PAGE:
Research results and discussion:

Experiment 1.1: Comparative Evaluation of Baited Monitoring Traps for SWD

In preliminary results from 2021, first trap captures occurred during the week of 28 June. Data collected from 28 June to 9 August were used for the analysis; SWD populations after 9 August were high enough to overpower any difference in trap style. Due to non-normality data were analyzed using a Kruskal-Wallis test. All baited traps performed significantly better than an unbaited red sticky trap (Fig. 1). The Pherocon PeelPak lure + red sticky trap outperformed all the other styles of traps tested (Fig. 1). When looking at cumulative adult capture (Fig. 2) and cumulative adult male capture (Fig. 3) the Pherocon PeelPak Lure + red sticky trap reached threshold levels of SWD quicker than any of the other trap styles.

A baited red sticky trap shows promise for use in SWD monitoring. During summer 2021 it outperformed the other styles of traps tested. With lower SWD populations the red sticky trap was also easiest to assess, especially if only looking for males as the current threshold model calls for.

This trial will be repeated during summer 2022.

Experiment 1.2: Threshold Modeling -

This work is currently ongoing with no preliminary results.

Experiment 2.1: Efficacy of Border Insecticide Applications -

This work will be done in summer 2022.

Experiment 2.2: Cage Trial Comparison of Behavioral Control Tactics -

Splitting the replicates between two different dates displayed no effect on larval infestation, so all replicates were grouped for analysis. Data were analyzed using a Kruskal-Wallis test. All treatments displayed a significant reduction in SWD larvae per gram of fruit sampled compared to the untreated control cages (P = 0.0005) (Fig. 4). Also, the Combi-Protec with full rate Delegate resulted in significantly lowered infestation than the full rate Delegate treatment (P = 0.0117)(Fig. 4).

In this trial, both ACTTRA TD and Combi-Protec combined with reduced amounts of active ingredient provided the same control as a full-rate spray of Delegate.

This trial will be repeated during Summer 2022.

Experiment 2.3: Evaluate Push-Pull Strategies in Small Size Field Cages -

This work will be completed during summer 2022.

Experiment 2.4a: Field Evaluation of Efficacy of Combi-protec -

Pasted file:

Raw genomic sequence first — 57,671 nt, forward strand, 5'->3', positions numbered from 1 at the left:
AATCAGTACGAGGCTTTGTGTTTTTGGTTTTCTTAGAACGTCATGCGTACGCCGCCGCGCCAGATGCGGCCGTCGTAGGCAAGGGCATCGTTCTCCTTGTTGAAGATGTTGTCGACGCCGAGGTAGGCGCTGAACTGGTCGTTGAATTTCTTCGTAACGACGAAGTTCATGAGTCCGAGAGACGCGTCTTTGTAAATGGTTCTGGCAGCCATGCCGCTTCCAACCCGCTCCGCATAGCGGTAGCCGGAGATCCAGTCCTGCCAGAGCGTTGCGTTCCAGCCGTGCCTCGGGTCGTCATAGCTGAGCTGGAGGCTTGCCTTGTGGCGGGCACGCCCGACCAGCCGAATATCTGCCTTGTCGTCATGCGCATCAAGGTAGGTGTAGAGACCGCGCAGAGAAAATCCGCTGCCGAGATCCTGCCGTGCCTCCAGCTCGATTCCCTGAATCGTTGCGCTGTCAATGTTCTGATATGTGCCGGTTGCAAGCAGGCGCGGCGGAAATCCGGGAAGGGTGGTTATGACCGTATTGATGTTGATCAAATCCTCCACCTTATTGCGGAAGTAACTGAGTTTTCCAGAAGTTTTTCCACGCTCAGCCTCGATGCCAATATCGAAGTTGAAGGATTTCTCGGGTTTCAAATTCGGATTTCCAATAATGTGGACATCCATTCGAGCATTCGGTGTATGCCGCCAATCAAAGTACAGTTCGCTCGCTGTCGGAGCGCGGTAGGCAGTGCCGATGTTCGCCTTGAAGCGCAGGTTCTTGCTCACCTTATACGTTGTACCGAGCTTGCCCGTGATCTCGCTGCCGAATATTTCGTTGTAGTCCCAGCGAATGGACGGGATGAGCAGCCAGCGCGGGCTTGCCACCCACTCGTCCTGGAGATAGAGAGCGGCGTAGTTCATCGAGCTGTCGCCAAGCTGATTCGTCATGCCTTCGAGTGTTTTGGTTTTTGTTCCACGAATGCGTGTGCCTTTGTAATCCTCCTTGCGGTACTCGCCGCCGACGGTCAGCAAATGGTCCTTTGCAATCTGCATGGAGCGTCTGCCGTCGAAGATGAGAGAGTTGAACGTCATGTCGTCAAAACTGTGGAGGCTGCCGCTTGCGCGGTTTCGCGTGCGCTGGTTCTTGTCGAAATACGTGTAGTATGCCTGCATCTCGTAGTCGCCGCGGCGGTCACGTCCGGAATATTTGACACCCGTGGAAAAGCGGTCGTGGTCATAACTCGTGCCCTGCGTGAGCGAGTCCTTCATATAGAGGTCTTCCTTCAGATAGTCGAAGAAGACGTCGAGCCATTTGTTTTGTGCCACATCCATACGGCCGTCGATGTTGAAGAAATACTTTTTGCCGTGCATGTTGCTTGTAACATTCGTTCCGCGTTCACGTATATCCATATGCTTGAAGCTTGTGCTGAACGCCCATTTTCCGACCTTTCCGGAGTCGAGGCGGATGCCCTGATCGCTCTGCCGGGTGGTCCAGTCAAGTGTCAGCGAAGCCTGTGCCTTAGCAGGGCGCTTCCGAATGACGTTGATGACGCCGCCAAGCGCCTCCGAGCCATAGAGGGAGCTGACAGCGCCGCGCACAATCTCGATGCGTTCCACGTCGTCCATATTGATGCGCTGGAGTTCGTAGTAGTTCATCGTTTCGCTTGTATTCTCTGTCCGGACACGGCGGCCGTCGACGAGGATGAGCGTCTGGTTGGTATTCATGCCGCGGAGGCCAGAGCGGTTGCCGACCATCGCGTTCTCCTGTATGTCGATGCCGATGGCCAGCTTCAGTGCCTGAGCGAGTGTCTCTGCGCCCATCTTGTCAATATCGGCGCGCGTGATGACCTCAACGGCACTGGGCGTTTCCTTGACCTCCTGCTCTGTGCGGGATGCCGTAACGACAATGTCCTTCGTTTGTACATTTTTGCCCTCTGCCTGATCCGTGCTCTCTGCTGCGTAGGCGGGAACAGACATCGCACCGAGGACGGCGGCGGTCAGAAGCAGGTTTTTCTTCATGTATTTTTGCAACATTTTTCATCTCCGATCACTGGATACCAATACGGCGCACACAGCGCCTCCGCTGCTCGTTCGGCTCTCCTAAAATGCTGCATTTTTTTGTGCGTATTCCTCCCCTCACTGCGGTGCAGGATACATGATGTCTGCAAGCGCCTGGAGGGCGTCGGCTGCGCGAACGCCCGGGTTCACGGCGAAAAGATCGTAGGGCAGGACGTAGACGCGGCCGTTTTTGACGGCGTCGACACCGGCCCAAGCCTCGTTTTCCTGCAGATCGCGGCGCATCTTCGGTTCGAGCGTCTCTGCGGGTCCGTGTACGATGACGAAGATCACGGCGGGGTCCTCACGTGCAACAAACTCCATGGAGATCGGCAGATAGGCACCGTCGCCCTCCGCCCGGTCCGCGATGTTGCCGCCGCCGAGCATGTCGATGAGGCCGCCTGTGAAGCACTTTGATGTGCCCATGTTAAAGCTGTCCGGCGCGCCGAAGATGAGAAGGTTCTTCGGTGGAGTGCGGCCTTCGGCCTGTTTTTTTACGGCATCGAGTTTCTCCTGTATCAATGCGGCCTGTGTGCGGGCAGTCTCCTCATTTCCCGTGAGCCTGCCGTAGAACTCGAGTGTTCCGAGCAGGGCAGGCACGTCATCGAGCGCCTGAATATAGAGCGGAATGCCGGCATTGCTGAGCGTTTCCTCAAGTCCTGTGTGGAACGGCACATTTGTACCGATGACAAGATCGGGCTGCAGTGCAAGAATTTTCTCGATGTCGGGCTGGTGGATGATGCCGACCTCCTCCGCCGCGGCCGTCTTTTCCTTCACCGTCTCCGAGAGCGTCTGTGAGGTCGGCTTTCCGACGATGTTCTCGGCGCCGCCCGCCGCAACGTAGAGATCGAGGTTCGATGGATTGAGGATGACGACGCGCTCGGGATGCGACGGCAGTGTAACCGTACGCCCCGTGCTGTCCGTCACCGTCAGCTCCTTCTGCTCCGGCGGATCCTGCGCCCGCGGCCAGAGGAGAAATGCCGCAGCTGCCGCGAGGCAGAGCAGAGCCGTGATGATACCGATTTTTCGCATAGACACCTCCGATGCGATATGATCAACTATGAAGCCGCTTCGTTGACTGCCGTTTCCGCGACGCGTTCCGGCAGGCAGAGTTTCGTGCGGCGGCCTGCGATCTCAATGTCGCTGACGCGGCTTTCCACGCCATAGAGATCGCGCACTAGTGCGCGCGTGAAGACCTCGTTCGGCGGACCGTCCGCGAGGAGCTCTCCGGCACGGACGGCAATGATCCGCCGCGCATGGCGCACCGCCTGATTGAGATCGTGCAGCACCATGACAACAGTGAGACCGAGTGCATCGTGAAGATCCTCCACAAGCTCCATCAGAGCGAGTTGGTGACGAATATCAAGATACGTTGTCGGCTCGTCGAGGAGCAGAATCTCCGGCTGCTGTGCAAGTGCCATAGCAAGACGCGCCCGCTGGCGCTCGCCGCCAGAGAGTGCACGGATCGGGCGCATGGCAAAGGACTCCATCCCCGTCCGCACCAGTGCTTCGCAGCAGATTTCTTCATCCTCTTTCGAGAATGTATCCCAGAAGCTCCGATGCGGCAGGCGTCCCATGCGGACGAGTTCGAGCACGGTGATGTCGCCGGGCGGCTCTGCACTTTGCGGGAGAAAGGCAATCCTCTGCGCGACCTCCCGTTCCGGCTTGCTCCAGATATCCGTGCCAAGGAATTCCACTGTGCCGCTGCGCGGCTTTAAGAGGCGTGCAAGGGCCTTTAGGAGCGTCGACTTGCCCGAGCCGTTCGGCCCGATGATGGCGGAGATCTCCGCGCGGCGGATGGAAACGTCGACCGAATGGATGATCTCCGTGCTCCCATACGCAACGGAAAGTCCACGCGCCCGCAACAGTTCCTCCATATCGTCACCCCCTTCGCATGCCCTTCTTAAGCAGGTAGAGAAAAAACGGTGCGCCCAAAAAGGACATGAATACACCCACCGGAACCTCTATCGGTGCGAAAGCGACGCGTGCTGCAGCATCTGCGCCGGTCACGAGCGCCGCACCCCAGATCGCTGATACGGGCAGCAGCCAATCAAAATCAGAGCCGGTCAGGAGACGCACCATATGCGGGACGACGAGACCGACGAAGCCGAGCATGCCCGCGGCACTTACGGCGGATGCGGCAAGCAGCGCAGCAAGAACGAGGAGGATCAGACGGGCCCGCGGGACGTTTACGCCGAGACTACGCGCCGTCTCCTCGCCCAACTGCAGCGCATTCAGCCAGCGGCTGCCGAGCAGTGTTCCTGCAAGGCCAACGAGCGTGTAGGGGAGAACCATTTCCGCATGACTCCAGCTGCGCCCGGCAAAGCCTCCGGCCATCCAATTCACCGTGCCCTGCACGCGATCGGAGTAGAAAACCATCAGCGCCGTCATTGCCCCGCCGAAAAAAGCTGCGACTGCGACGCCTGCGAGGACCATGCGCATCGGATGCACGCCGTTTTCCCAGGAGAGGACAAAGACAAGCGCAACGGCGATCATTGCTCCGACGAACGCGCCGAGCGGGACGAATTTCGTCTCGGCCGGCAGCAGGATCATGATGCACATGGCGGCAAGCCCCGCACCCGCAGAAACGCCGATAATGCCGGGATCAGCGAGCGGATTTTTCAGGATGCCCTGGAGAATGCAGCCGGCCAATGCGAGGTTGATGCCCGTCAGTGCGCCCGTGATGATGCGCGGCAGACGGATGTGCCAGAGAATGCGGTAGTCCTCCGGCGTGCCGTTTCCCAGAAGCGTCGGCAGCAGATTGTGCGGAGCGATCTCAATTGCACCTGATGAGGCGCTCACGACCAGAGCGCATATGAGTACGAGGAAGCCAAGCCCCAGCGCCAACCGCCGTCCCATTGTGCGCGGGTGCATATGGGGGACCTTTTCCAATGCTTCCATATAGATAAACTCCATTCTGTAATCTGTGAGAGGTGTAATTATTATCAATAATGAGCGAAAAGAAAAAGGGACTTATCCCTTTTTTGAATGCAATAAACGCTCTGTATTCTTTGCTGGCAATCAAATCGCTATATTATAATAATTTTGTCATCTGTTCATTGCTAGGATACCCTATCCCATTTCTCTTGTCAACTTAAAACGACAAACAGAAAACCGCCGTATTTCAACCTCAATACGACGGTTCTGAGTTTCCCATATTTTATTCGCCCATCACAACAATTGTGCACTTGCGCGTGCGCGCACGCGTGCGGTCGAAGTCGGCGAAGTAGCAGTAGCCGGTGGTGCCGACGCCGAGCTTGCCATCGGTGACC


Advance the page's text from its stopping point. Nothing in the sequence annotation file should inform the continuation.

Due to no or low infestation, the first two sampling dates (9 and 16 August) were not included in any analyses. Due to non-normality data were analyzed using a Kruskal-Wallis test. Data were adjusted for sample weight prior to analysis. Of the fruit sampled on 24 August, the only difference was between the Combi-Protec (CP) only and Delegate WG + CP treatments (P = 0.0304) (Fig. 5). For fruit collected on 31 August there was a significant difference when comparing Assail 70WP to the untreated control, Delegate WG 50% + CP, and Delegate WG + CP (P = 0.0304) (Fig. 5).

It currently appears that Combi-Protec mixed with a half-rate of some insecticides has the potential to provide adequate control for SWD. However, we did not include a treatment of just half-rate insecticide without Combi-Protec. This leaves open the possibility that differences seen might not be a result of the phagostimulant and would have been observed with just the half-rate insecticide.

This trial will be repeated during Summer 2022.

Experiment 2.4b: Semi-field Bioassay of Combi-protec -

At the 1 D.A.T. time point Delegate WG, Delegate WG mixed with Combi-Protec, and Delegate WG 50% mixed with Combi-Protec all had significantly higher mortality than the untreated control (P < 0.05) (Fig. 6). There was no significant difference in mortality between any of the treatments at the 3 D.A.T. time point (Fig. 6). When it came to emergence of adult flies from berries in the bioassay containers, none of the treatments were significantly different from the untreated control (Fig. 7).